Opinion by David Mackenzie, Scottish CND
There seems no limit to human folly. As the UK’s latest aircraft carrier set off to sail the crowed reaches of the South China Sea, the First Sea Lord, Admiral Tony Radakin, opined that the warship would “operate in a “non-confrontational” fashion. The UK carrier strike group consists of The Queen Elizabeth with 18 fighter planes, with six other warships and support vessels. The UK flotilla, although much-trumpeted, will be a small part of a huge NATO-plus-partners naval presence in the South China Sea. There will be warships from the US (already there in force), the Netherlands, Japan, Australia, Canada, New Zealand, France, the UAE, Denmark, Greece, Italy, Turkey, Israel, India, Oman, and South Korea. The US claim is that the build-up of Chinese naval forces is a threat to the freedom of the seas in that quarter of the ocean but let Radakin’s tenuous grasp on reality sink in – darkening the horizon with hundreds of vessels of war, armed to the teeth, is “non-confrontational”.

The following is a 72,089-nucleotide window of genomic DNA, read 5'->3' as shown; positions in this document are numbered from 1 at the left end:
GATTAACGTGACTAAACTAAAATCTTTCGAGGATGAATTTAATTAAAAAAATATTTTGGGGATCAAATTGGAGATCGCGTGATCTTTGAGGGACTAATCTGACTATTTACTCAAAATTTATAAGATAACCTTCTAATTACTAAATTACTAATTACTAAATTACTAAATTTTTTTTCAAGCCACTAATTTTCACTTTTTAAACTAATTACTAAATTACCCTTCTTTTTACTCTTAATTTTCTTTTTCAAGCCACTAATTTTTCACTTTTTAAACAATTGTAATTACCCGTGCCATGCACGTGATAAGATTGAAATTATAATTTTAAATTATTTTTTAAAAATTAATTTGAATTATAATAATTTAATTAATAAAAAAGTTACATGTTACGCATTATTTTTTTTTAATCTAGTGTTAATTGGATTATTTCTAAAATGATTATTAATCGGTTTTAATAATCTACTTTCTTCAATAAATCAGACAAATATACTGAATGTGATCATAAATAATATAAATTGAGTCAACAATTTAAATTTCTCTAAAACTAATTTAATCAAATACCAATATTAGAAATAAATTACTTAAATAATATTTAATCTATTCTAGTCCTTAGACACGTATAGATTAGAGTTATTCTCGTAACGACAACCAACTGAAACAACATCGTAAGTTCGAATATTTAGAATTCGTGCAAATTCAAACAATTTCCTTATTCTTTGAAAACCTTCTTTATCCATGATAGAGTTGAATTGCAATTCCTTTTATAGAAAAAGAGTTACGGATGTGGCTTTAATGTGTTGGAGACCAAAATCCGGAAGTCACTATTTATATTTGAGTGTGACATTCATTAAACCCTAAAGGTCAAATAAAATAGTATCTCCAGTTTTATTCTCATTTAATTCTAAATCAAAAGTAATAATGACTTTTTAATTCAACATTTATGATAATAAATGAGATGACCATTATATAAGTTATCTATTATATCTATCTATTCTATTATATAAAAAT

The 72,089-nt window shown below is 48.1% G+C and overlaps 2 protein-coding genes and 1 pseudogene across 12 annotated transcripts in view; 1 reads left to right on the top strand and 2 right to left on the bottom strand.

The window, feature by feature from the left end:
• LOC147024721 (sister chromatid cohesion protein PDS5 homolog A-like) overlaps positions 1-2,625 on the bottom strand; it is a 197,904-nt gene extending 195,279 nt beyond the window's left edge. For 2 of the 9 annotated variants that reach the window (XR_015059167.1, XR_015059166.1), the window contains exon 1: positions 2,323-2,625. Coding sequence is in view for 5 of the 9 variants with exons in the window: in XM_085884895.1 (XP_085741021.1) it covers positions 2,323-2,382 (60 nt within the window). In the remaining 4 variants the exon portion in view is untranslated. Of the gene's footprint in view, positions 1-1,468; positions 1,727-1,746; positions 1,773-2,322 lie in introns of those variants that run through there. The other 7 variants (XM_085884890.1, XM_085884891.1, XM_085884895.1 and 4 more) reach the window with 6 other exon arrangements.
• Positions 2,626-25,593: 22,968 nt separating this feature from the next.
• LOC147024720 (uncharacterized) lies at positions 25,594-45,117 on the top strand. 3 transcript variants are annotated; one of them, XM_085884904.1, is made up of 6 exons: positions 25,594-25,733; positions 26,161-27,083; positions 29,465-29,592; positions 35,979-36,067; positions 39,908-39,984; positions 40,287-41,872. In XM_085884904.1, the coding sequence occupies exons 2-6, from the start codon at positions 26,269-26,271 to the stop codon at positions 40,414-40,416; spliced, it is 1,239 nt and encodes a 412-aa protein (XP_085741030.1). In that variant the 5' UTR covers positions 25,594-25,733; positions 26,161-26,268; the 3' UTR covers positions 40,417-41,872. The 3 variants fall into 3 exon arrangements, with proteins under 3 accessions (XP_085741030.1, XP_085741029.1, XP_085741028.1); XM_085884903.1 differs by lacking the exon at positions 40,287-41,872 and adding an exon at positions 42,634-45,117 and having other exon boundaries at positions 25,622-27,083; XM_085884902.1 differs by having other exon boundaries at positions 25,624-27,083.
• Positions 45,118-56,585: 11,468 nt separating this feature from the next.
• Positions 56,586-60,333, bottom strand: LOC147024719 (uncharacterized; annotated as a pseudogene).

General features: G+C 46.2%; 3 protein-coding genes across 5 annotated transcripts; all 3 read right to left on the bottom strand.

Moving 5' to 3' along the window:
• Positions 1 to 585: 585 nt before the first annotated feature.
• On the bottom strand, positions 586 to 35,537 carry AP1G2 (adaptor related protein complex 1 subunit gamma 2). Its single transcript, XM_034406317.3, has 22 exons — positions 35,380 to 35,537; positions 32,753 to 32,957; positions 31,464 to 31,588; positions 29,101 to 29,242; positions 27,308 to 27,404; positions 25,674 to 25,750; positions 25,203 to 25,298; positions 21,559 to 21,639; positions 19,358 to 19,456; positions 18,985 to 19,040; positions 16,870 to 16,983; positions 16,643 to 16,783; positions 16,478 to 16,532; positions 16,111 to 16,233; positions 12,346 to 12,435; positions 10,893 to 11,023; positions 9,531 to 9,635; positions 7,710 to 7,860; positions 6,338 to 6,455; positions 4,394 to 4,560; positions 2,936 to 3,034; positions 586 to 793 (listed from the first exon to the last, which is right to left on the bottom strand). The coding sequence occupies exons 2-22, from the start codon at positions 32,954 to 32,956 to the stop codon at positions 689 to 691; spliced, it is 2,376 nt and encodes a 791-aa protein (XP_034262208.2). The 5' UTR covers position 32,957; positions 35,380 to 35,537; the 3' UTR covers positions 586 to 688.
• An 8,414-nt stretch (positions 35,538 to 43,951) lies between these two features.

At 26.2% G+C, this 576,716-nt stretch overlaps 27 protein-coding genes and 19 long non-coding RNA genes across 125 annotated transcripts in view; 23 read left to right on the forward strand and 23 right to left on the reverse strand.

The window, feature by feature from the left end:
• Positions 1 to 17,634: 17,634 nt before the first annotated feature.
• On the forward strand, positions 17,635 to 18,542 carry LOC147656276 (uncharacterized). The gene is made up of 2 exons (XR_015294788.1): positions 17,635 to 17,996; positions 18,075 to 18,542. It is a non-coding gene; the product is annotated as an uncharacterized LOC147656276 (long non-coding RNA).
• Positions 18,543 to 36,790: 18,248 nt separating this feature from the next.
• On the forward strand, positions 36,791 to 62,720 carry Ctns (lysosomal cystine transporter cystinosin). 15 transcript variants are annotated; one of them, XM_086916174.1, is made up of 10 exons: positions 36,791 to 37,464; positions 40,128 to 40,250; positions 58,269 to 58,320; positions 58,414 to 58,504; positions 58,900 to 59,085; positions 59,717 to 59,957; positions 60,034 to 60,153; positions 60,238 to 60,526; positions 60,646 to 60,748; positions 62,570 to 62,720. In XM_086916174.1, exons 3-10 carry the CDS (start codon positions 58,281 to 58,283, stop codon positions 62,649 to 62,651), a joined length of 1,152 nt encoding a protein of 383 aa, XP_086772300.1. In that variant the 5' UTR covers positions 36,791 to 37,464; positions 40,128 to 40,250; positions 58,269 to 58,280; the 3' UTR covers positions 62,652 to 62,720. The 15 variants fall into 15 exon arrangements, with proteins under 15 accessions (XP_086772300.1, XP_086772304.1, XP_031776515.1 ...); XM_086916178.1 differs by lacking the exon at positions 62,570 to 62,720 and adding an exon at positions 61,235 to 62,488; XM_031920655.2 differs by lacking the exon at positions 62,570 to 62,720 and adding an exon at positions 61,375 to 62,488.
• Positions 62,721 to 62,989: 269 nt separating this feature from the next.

It may well be an error to see this as part of a Cold War revival. A smarter retro-take is the first decade of the 20th century. There is a kind of horrid fascination in seeing this all build up now just as it did in Edwardian times as we slipped sleeping into You-Know-What. The struggle for control of colonial opportunities and trade routes produced such bluster upon bluster that in the end, no one knew how to stop it. That is a slippery slope we are now so cheerfully descending on.
This week we learned from Daniel Ellsberg that when the Chinese attacked islands near Taiwan in 1958, the United States moved to support its ally militarily and had a contingency plan to attack China with nuclear weapons. As Ellsberg says, the likelihood is that a similar nuclear contingency exists during the present infantile strut-fest. So long as nuclear weapons exist any conflict involving nuclear-armed states will always carry the nightmare risk of nuclear war. And as for nuclear war, there are only two things we need to know – what nuclear weapons are and do, and how incredibly serious are the risks of their use.